7 things you may have missed amid this week’s banking crisis
Today's newsletter is by Brian Sozzi, executive editor at Yahoo Finance. Follow Sozzi on Twitter @BrianSozzi and on LinkedIn. Read this and more market news on the go with the Yahoo Finance App.
No doubt Treasury Secretary Janet Yellen, Federal Reserve chair Jerome Powell and every single person remotely tied to the financial services field could use a drink (or five) after one crazy week in the world of business.
Long-troubled Credit Suisse (CS) tapped $54 billion from the Swiss government. Fast-melting First Republic (FRC) scored a $30 billion uninsured deposit injection by 11 rival banks. Silicon Valley Bank (SIVB) assets are still being shopped by the FDIC after its collapse a week ago.
Banking sources have told the Yahoo Finance newsroom more bank busts could be in the cards. The KBW Bank ETF is now down 29% for the month.
And yet, analysts still love financial stocks!
Did we mention there is a Federal Reserve meeting next week? One in which Nomura (NMR) thinks the Fed will CUT interest rates.
Here are a few things that caught our attention during this wild week on Wall Street:
1. A Credit Suisse buyer?
UBS (UBS) could step in to buy ailing Credit Suisse, JPMorgan analyst Kian Abouhossein speculated in a client note.
"We see a resolution scenario as most unlikely in our view and more likely an intervention with the 3rd option of a takeover as the most likely scenario, especially by UBS," the analyst said.
Just what UBS needs inside of a banking crisis — to assume the assets and culture of a deeply troubled rival.
2. First Republic downgrade
Wedbush analyst David Chiaverini slashed his rating on First Republic to Neutral from Outperform and sees the stock crashing to $5. First Republic stock changed hands at $25 as of Friday afternoon.
"We believe a distressed M&A sale could result in minimal, if any, residual value to common equity holders owing to FRC's significant negative tangible book value after taking into account fair value marks on its loans and securities," Chiaverini said. "We note that an M&A target's assets must be marked to fair value in an acquisition." Brutal.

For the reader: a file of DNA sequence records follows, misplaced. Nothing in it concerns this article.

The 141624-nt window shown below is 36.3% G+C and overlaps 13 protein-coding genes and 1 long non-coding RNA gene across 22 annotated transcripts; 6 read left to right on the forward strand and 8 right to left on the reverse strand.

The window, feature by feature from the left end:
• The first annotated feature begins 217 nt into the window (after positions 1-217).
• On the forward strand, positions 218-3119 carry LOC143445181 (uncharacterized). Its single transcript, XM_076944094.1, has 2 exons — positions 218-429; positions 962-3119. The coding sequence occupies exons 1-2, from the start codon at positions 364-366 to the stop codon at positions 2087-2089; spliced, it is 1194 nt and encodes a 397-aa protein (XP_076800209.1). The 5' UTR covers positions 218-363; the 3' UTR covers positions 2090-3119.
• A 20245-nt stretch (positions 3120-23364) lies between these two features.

3. Kellogg CEO sees no changes from ending food stamp benefits
Kellogg CEO Steve Cahillane told me (video above) he doesn't see people spending less because pandemic emergency food stamp payments ended earlier this month. Those checks put an extra $95 a month into the hands of lower-income consumers.
4. FedEx layoffs
FedEx execs casually slipped into their earnings call, almost giddily, that they were axing jobs in order to finally deliver better profits to investors. “By the end of this fiscal year, we expect U.S. headcount to be down roughly 25,000 year-over-year," execs said.
5. Fed rate cut call
The future favors the bold. To that end, Nomura strategist Aichi Amemiya was the first on the Street to drop a rate cut call ahead of the Fed's policy meeting next. His view: "In reaction to looming financial stability risks, we now expect the Fed to cut rates in 25bp increments in the March FOMC meeting in comparison to where we had previously expected a 50bp rate hike since 24 February."
6. Lawmakers eye banking rules
Rep. Maxine Waters (D-CA), the top Democrat on the House Financial Services Committee, came out swinging against the banks in a chat with Yahoo Finance's Jennifer Schonberger. "This is all about regulation, and this is all about the fact that at some point in time, there was great advocacy for making sure that the regional banks and smaller banks didn't have to comply with some of the rules that perhaps would not have allowed them to get into [this situation]," Waters said on Yahoo Finance Live. The read: The return of tighter banker regulation lurks.
7. Banks to the rescue
Curious about how the $30 billion deal for First Republic came to fruition? The Yahoo Finance team of Dan Fitzpatrick and David Hollerith has you covered.
Brian Sozzi is Yahoo Finance's Executive Editor. Follow Sozzi on Twitter @BrianSozzi and on LinkedIn.
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